By the way, there is no perfect answer to this question, and the things you value can be a moving target based on goals and events. If your child is in the hospital, then your business may take a back seat for a while. If you’re really excited about a new service or product you’re creating, you may choose to work weekends in order to bring it to fruition. If money is tight you may choose to do some parts of your project or marketing as inexpensively as possible.

Once you consciously decide what’s of most value to you, then go ahead and give it your very, very best. Don’t skimp and cut corners. Push yourself to be excellent in those areas that are important to you. It’s okay to make mistakes in your pursuit of excellence, as long as you attempt to correct them (or at least learn from them!)

As Nora Roberts says, “Flaws are acceptable, even necessary, to make us human and humble. But to serve a guest or a customer less than the best one is capable of, strikes me as arrogant or sloppy. Often both.”

The only trap you need to avoid is the one where you want to give your best to every single person you encounter, to every single task you do. Give yourself a break from perfectionism and make a choice to give your very best only to those things that are high on your “Things I Value” list. Things that are unimportant should be dealt with quickly so that you can focus your time, attention and passion on the things that need your best work.

Your customers deserve your very best efforts and they’ll greatly appreciate it. And when they’re happy, they’re more likely to tell others about your quality products and services.

I figure it this way: a good reputation is something to value highly and work towards. Doing my best brings me joy and satisfaction. Doing better than my best, continually growing and challenging myself, is one of the main reasons I’m self-employed. Is it one of your values, too?

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Category: Managing Projects, Tasks & Time
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Are You Persuasive?

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Much of marketing is about persuasion. (Note that I do not say “manipulation.”)

Dictionary.com defines the verb “to persuade” like this:

1. to prevail on (a person) to do something, as by advising or urging: We could not persuade him to wait.

2. to induce to believe by appealing to reason or understanding; convince: to persuade the judge of the prisoner’s innocence.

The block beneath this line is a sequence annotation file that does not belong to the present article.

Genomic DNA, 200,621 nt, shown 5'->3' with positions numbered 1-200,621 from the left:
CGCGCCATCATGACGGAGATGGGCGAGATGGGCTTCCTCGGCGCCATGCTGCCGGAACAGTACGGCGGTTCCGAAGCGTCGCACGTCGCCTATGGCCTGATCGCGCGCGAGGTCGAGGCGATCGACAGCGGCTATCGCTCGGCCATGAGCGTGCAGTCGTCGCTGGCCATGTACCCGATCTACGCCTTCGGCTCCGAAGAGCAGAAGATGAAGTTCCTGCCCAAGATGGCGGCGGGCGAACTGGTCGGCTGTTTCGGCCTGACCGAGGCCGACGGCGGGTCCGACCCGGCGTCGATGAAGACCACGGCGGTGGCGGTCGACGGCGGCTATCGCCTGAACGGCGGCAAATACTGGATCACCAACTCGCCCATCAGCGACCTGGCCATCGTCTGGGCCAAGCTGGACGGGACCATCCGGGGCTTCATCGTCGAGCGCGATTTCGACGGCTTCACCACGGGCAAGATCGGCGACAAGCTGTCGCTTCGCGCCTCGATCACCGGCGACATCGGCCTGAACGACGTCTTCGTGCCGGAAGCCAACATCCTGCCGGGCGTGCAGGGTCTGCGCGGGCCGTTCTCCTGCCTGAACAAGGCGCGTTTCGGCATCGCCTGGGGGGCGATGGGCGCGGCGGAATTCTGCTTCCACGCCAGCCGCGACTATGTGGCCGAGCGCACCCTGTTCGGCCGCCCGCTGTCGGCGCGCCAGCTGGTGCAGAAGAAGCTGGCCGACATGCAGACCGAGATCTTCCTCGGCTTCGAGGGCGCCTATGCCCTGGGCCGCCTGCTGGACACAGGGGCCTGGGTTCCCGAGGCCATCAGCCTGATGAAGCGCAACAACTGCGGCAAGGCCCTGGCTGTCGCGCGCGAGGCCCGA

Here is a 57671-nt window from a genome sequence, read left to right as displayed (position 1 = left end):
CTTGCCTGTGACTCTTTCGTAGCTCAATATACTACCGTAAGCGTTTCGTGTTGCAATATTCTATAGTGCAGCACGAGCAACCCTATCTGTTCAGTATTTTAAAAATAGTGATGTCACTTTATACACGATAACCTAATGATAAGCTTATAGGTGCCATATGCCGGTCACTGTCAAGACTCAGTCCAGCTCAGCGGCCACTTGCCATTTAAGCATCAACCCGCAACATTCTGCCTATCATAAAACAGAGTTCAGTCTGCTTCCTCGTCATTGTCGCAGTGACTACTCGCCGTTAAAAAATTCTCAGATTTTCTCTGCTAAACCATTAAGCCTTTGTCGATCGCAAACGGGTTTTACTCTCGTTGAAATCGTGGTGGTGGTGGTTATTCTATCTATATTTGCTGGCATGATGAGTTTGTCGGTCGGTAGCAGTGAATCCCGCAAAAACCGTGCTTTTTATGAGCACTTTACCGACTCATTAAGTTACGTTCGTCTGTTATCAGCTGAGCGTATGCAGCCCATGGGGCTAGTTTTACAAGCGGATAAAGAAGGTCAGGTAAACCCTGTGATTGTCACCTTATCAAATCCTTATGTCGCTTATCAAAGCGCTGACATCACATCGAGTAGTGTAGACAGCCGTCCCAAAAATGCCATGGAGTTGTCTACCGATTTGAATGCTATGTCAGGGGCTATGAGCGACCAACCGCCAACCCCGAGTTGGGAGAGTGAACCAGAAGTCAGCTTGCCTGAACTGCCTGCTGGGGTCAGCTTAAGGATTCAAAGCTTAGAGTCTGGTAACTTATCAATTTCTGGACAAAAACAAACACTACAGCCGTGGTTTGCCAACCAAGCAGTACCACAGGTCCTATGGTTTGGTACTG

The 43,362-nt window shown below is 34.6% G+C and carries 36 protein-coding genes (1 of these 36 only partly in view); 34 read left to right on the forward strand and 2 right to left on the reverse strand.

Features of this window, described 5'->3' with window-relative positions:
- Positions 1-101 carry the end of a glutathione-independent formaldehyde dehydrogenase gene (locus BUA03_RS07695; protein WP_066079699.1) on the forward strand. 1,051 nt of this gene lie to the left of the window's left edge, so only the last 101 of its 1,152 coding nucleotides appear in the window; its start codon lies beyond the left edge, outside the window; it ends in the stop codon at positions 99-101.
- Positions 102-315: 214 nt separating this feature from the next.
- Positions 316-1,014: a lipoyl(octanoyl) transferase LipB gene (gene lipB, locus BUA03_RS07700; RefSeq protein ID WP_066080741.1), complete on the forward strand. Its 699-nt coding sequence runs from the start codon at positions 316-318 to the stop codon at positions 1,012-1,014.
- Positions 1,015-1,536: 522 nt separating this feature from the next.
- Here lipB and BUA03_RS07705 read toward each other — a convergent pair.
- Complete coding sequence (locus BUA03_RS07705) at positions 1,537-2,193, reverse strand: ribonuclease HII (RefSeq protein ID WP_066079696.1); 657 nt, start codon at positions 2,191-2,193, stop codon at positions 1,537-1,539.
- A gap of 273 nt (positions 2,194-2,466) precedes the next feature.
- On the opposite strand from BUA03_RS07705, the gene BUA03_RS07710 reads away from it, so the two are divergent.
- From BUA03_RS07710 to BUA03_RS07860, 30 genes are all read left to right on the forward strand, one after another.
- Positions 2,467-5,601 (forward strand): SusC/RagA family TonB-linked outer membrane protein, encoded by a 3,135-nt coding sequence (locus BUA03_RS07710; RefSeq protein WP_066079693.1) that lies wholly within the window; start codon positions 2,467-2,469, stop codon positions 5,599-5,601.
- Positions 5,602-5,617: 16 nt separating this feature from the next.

So persuasion, especially in marketing, is all about encouraging someone to take action (call me to talk about your needs, sign up for my program, buy my ebook, etc.), as well as convincing someone by helping them to understand information, ideas and/or benefits.

CNN/Fortune Magazine recently posted a self-quiz entitled How Persuasive Are You? The quiz helps you to understand your own first reactions to a series of events, to see how much you use persuasion in your marketing and sales efforts. Go ahead, take the quiz! It’s an eye-opener!

I’m absolutely fascinated by the psychology of marketing: what makes people pay attention to a marketing piece, and more importantly, what persuades them to take action and buy. I’m reading several books on the topic right now, and as soon as I compile my notes, I’ll write more about the topic in this blog and on my ezine.

I think the psychology of marketing will make all the difference in the world to your success. I’ll keep you posted.

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Category: Marketing

How to Make the Most of a Business Networking Event

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You’re not alone. Most people are uncomfortable walking into a roomful of strangers.

Networking at business events can help you grow your business and allow you to do hands-on marketing research. Learning to mingle and follow-up with business networking contacts is crucial to your small business success. The following techniques will assist you in connecting effectively with others.

Most of these techniques can be adapted for networking online, too!

Before the Event

  • When you write the networking event (or online networking campaign) into your calendar, carve out 2 hours the next day for follow-up — so you know you have time to complete the task.
  • Know your goals: What is your purpose for attending this particular event or launching this particular networking campaign online? To meet certain people? To find prospective customers? To find a resource you need? Meet a connect with like-minded colleagues? Nurture existing relationships?